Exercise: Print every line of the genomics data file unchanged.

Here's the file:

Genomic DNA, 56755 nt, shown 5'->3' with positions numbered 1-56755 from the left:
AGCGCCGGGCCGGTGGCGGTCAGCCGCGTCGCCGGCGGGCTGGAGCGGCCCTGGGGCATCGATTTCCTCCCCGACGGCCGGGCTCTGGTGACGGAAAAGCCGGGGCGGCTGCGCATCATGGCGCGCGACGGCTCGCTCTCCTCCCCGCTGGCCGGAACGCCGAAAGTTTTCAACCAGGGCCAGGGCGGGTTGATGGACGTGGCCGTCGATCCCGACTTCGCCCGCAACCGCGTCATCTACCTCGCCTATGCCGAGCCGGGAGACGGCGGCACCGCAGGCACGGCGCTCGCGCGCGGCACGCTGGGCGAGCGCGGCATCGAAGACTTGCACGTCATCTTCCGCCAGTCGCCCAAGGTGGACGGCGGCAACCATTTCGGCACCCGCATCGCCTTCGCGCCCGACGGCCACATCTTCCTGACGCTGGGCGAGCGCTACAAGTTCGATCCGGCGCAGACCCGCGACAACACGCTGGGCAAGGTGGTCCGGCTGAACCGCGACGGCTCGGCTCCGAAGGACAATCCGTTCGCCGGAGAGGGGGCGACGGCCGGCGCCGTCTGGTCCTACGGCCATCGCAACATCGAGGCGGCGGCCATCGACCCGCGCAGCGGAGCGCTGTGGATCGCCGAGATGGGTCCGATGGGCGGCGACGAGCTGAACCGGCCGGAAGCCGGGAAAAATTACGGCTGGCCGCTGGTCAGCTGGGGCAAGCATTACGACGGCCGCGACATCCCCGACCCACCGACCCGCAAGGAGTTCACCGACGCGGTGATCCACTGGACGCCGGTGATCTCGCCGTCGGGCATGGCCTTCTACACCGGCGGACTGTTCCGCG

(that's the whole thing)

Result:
Genomic DNA, 56755 nt, shown 5'->3' with positions numbered 1-56755 from the left:
AGCGCCGGGCCGGTGGCGGTCAGCCGCGTCGCCGGCGGGCTGGAGCGGCCCTGGGGCATCGATTTCCTCCCCGACGGCCGGGCTCTGGTGACGGAAAAGCCGGGGCGGCTGCGCATCATGGCGCGCGACGGCTCGCTCTCCTCCCCGCTGGCCGGAACGCCGAAAGTTTTCAACCAGGGCCAGGGCGGGTTGATGGACGTGGCCGTCGATCCCGACTTCGCCCGCAACCGCGTCATCTACCTCGCCTATGCCGAGCCGGGAGACGGCGGCACCGCAGGCACGGCGCTCGCGCGCGGCACGCTGGGCGAGCGCGGCATCGAAGACTTGCACGTCATCTTCCGCCAGTCGCCCAAGGTGGACGGCGGCAACCATTTCGGCACCCGCATCGCCTTCGCGCCCGACGGCCACATCTTCCTGACGCTGGGCGAGCGCTACAAGTTCGATCCGGCGCAGACCCGCGACAACACGCTGGGCAAGGTGGTCCGGCTGAACCGCGACGGCTCGGCTCCGAAGGACAATCCGTTCGCCGGAGAGGGGGCGACGGCCGGCGCCGTCTGGTCCTACGGCCATCGCAACATCGAGGCGGCGGCCATCGACCCGCGCAGCGGAGCGCTGTGGATCGCCGAGATGGGTCCGATGGGCGGCGACGAGCTGAACCGGCCGGAAGCCGGGAAAAATTACGGCTGGCCGCTGGTCAGCTGGGGCAAGCATTACGACGGCCGCGACATCCCCGACCCACCGACCCGCAAGGAGTTCACCGACGCGGTGATCCACTGGACGCCGGTGATCTCGCCGTCGGGCATGGCCTTCTACACCGGCGGACTGTTCCGCG